Thursday, January 30, 2014

Hail Mary

After dropping my wife off at work yesterday I made a quick decision to go chase some fish for the day. You see, I'm recently unemployed, and one of the first things I did with my new-found freedom was to meet a friend from Montana and head out to the OP for a week, and now I've been bit by that Steele bug. Pretty bad, really. I mean I'd always been keen on 'em, but to stand in the middle of fabled waters in the right conditions just knowing that the next cast might produce the fish of a lifetime; a wild winter-run OP steelhead... The hook had been set. I'd elaborate but in doing so would also be preaching to the choir, and I'm digressing anyway. Point being, I got Steele on the brain. The wifey's been working late a lot anyway so that bought me plenty of extra free time. There's a tidy little river that runs into the Columbia a little ways north of here so I decided to throw my gear in and hit it for the day.

The first place that had been suggested to me already had people in it so I moved on. I pulled off above there a little ways at a picnic/day use area to set up and prepare myself to capitalize on the day's potential. Immediately upon attempting to slide the tip section of my nymph rod out of the sock the tip broke off. Awesome. That's the second time I've broken that rod since steelhead fishing opened in October, and who knows how many times total. We all know how casting with a broken tip is, especially nymph rigs, and I could feel the day's potential withering already.

I made do. I fished some decent looking water here, swung a little bit there, but hardly did more than piddle around with each piece I stopped at. I was mostly annoyed with casting with a broken tip and not having found any really satisfying swing water yet. Later in the afternoon I decided I was done messing around with the whole nymph getup and moved upstream to one last spot that was supposed to have some decent swinging water. There was a big, deep hole where the river turned 90 degrees right where I parked and I got out to take a look, knowing full well that if fish were going to be holding anywhere it would be in there. Actually, I think my first thought was, "Damn, I'd like to snorkel this right now because I know there's more than a few fish hanging out down in there." I wasn't wrong. Almost immediately I spotted about four fish of varying sizes holding pretty tight, almost abreast of each other, deep, quartered downstream towards the bank in the ginormous eddy of the backwater. I figured as much, but didn't see much hope in enticing let alone even reaching those fish. So be it, I moved on.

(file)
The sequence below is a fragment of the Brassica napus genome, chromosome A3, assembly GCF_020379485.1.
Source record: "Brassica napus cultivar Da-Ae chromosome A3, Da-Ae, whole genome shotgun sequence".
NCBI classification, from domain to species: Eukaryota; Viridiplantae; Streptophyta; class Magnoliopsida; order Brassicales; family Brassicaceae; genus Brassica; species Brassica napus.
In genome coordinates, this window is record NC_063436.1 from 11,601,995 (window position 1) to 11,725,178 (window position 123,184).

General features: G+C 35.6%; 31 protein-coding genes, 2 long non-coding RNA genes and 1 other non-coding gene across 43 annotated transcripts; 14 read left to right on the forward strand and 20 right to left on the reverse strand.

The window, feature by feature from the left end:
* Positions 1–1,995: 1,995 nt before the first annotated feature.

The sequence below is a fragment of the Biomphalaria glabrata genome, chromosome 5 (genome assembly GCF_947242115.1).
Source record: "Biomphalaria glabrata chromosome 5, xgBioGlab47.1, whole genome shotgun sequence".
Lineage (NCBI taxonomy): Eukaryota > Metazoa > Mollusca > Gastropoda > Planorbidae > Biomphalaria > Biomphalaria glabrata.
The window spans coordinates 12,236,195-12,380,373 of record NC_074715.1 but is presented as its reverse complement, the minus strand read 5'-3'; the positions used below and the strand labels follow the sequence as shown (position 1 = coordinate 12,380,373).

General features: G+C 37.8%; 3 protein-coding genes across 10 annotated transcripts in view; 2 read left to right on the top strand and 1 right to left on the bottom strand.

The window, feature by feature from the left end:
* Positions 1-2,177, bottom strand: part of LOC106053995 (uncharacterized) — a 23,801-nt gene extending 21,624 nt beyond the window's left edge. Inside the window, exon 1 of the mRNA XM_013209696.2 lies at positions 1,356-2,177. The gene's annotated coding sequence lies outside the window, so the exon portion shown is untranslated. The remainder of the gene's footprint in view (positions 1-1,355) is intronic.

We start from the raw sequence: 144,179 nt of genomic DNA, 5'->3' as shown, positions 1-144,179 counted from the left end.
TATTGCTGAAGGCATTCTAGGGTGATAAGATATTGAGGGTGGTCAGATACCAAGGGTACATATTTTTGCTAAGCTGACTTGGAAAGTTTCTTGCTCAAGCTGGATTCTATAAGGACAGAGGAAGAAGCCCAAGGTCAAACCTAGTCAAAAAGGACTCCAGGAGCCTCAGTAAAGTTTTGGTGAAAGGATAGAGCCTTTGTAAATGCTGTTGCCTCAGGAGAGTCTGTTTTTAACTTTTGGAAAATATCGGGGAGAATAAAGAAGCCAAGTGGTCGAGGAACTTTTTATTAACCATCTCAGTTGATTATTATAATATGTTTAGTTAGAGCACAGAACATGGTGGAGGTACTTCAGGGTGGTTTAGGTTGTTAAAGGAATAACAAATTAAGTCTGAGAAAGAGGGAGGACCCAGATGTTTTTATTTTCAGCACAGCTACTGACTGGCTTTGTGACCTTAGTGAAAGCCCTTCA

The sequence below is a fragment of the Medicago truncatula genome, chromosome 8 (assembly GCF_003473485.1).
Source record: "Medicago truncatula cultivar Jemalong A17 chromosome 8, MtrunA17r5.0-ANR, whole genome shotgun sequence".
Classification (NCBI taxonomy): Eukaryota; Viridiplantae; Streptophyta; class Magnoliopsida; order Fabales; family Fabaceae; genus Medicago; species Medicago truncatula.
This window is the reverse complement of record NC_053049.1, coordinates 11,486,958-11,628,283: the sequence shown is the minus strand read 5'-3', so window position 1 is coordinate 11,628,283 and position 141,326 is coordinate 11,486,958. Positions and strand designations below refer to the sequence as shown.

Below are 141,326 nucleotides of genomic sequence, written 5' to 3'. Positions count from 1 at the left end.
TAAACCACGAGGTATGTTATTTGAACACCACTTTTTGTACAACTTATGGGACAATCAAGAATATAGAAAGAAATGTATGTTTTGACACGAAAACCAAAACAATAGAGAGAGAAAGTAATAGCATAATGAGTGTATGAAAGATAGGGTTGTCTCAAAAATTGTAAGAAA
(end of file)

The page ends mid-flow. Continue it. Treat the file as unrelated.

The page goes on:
I texted a friend asking about where the good swing water was, but he had mentioned that with the cold water temps the fish wouldn't respond well to swung flies and that nymphs were much more productive right now. Dammit. Along with the hope for a tug on the swing my thunder for enjoying the rest of my day swinging good water was swiftly stolen. I went back to watch the fish. There were maybe six now I could see down there. The flash of a shivering flank caught my eye as one of the fish appeared to pick up something near the bottom. Hrm, well that's interesting. Then I noticed a small rock ledge upstream that appeared to make a pretty reasonable casting platform. Hell, not only that, but it was a actually a great platform specifically for a left-handed cast, and such is my specialty. I also realized that from that platform I could reasonably nymph to those fish like I would normally, only facing downstream and fishing the eddy back to me. The slow churn of the cogs in my brain began accelerating into a palpable buzz in my ears. My chips were down, but I was quickly hatching a plan to go all in.